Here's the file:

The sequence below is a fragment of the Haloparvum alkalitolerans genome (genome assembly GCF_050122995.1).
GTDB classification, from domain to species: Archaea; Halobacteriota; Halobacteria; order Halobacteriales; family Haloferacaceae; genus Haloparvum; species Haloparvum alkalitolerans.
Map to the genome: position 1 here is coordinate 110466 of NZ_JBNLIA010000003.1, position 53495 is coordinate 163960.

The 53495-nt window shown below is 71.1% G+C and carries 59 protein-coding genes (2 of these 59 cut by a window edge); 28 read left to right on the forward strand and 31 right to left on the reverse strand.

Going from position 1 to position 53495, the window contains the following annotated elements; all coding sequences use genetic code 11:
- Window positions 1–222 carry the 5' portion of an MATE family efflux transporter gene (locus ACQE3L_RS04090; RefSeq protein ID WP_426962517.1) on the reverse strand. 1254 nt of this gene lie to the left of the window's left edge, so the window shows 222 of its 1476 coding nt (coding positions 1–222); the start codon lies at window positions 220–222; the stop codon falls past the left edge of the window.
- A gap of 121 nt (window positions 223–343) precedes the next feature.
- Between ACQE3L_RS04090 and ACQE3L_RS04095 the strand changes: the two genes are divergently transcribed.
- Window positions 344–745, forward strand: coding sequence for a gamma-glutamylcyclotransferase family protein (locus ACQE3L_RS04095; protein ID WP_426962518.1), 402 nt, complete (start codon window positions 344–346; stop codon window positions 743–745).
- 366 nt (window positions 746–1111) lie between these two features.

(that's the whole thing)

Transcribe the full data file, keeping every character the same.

The sequence below is a fragment of the Haloparvum alkalitolerans genome (genome assembly GCF_050122995.1).
GTDB classification, from domain to species: Archaea; Halobacteriota; Halobacteria; order Halobacteriales; family Haloferacaceae; genus Haloparvum; species Haloparvum alkalitolerans.
Map to the genome: position 1 here is coordinate 110466 of NZ_JBNLIA010000003.1, position 53495 is coordinate 163960.

The 53495-nt window shown below is 71.1% G+C and carries 59 protein-coding genes (2 of these 59 cut by a window edge); 28 read left to right on the forward strand and 31 right to left on the reverse strand.

Going from position 1 to position 53495, the window contains the following annotated elements; all coding sequences use genetic code 11:
- Window positions 1–222 carry the 5' portion of an MATE family efflux transporter gene (locus ACQE3L_RS04090; RefSeq protein ID WP_426962517.1) on the reverse strand. 1254 nt of this gene lie to the left of the window's left edge, so the window shows 222 of its 1476 coding nt (coding positions 1–222); the start codon lies at window positions 220–222; the stop codon falls past the left edge of the window.
- A gap of 121 nt (window positions 223–343) precedes the next feature.
- Between ACQE3L_RS04090 and ACQE3L_RS04095 the strand changes: the two genes are divergently transcribed.
- Window positions 344–745, forward strand: coding sequence for a gamma-glutamylcyclotransferase family protein (locus ACQE3L_RS04095; protein ID WP_426962518.1), 402 nt, complete (start codon window positions 344–346; stop codon window positions 743–745).
- 366 nt (window positions 746–1111) lie between these two features.